When a screenwriter from Los Angeles returns to his wife’s hometown in Mississippi to get away from it all and start writing again, things take a twisted turn when locals make his life a living nightmare.

If you turn to the opinion section you’ll see my little rant about Hollywood remakes lately. My question being, what’s the point? Sam Peckinpah’s 1971 “Straw Dogs” was an intense film about what happens when a man finally reaches his breaking point. The new remake follows suit, but like most remakes, it breaks no new ground. It’s not a terrible film, though.

The biggest obstacle facing the movie is the fact that the original exists and thus invites comparisons. THe leap from Dustin Hoffman to James Marsden is probably the biggest comparison I found myself making. How many times have we seen Dustin Hoffman kick ass on film? I’m kind of drawing a blank. James Marsden, though, I mean the dude played Cyclops. Much of what made the first one so impactful was watching an everyman snap. Seeing someone who’s shot lasers out of his eyes do it just made me nod my head in approval.

Alexander Skarsgard of “True Blood” fame turns in the same cool-demeanor performance which has won him over a legion of frenzied female fans. Though I don’t think he’ll have any women swooning over him here, unless of course they’re rocking out to Skynyrd with a Budweiser in a NASCAR beer coozi. Even then though, his character is quite vile but never feels like the monster he’s supposed to be.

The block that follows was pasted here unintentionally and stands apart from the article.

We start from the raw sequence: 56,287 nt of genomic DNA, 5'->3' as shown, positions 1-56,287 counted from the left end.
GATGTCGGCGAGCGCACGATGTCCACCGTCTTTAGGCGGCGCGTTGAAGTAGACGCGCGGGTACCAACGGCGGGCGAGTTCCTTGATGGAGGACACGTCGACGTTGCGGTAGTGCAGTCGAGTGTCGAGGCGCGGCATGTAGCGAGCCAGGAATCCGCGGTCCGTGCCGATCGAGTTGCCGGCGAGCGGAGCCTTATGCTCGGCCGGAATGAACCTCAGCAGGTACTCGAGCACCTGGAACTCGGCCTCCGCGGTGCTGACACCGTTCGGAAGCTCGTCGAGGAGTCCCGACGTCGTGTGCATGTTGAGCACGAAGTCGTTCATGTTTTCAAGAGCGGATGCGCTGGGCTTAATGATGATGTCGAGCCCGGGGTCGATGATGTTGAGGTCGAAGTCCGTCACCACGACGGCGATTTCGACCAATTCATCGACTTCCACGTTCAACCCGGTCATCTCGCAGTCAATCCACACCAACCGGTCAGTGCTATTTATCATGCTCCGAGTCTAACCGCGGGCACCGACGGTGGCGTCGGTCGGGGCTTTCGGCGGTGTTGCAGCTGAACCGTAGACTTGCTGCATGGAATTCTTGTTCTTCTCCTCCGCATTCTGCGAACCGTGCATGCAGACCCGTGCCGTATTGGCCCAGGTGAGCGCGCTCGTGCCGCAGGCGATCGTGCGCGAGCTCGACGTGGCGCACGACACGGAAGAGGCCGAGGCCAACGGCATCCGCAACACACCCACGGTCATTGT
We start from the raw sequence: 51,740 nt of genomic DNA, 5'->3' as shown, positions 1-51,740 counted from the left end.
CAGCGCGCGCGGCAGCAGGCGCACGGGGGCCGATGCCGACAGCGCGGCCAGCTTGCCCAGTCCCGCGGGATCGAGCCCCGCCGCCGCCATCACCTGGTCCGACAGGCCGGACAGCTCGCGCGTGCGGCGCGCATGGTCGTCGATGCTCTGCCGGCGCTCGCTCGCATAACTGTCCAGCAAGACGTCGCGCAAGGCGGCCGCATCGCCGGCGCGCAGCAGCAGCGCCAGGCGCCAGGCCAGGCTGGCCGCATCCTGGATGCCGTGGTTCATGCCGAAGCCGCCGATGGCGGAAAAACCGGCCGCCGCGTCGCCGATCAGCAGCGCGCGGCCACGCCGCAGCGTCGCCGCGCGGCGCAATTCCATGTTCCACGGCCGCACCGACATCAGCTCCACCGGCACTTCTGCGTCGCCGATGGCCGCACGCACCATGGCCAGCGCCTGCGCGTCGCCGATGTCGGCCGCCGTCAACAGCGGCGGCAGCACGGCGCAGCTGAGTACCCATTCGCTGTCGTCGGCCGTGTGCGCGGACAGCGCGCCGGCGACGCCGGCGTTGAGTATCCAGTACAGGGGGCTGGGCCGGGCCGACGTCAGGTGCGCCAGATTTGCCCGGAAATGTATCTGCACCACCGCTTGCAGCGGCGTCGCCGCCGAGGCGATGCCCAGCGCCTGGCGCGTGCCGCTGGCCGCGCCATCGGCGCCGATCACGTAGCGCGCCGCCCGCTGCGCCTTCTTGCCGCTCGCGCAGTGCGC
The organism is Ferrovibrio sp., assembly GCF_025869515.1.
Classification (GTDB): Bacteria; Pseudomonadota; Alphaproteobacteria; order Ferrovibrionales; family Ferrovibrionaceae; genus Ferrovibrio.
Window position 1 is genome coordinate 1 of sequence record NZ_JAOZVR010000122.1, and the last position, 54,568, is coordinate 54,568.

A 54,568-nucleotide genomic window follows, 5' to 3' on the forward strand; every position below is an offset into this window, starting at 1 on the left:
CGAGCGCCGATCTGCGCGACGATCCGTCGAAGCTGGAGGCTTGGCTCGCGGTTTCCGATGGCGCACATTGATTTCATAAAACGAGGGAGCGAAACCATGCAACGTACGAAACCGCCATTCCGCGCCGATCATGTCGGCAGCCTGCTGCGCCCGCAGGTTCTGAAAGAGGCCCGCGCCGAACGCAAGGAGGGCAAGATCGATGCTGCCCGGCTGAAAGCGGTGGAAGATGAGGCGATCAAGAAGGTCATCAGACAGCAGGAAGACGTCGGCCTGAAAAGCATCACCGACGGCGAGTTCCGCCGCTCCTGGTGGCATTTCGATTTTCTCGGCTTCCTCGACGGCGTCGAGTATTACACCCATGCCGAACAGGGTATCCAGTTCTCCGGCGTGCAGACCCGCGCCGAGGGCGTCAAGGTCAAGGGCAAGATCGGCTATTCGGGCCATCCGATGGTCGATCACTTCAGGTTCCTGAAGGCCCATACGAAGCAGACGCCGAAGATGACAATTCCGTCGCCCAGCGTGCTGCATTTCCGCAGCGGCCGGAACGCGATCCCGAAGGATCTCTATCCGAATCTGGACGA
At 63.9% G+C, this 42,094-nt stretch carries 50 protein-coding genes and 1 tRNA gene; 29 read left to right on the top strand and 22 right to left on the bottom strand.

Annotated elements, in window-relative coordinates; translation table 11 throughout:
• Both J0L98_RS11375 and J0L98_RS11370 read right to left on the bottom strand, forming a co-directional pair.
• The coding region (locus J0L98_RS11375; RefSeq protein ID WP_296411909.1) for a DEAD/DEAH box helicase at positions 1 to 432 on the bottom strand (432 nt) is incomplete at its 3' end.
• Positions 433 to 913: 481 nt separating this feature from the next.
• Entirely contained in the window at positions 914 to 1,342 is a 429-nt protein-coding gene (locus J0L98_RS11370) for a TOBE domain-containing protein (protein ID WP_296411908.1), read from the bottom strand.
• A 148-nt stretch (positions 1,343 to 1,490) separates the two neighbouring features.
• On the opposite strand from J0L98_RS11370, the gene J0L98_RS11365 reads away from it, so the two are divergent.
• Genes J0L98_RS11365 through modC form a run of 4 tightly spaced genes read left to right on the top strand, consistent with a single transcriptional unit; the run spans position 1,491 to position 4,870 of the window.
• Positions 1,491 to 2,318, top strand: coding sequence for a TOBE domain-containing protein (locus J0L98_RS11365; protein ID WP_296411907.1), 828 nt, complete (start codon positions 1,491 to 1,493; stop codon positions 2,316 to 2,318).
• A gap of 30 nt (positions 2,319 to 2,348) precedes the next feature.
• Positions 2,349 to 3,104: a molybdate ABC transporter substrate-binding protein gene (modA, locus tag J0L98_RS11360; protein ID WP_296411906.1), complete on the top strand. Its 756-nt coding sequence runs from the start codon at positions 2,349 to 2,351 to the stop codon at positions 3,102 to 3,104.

What sells this movie is the fact that it’s still really good, just not on par with the original. The siege near the end, which is undoubtedly what everyone is going to be waiting for, delivers in folds. It’s 2011 so of course the violence has been upped a little, but at the same time it feels like it’s lacking the punch that would’ve been felt in 1971. Maybe I’m just numb from “Saw” and all the other ultra-violent thrillers out there.

I’d definitely say this is worth a trip to the theater if you haven’t seen the original. If you have though, you’ll be like me, nitpicking the little details that separate the classics from the simple genre films.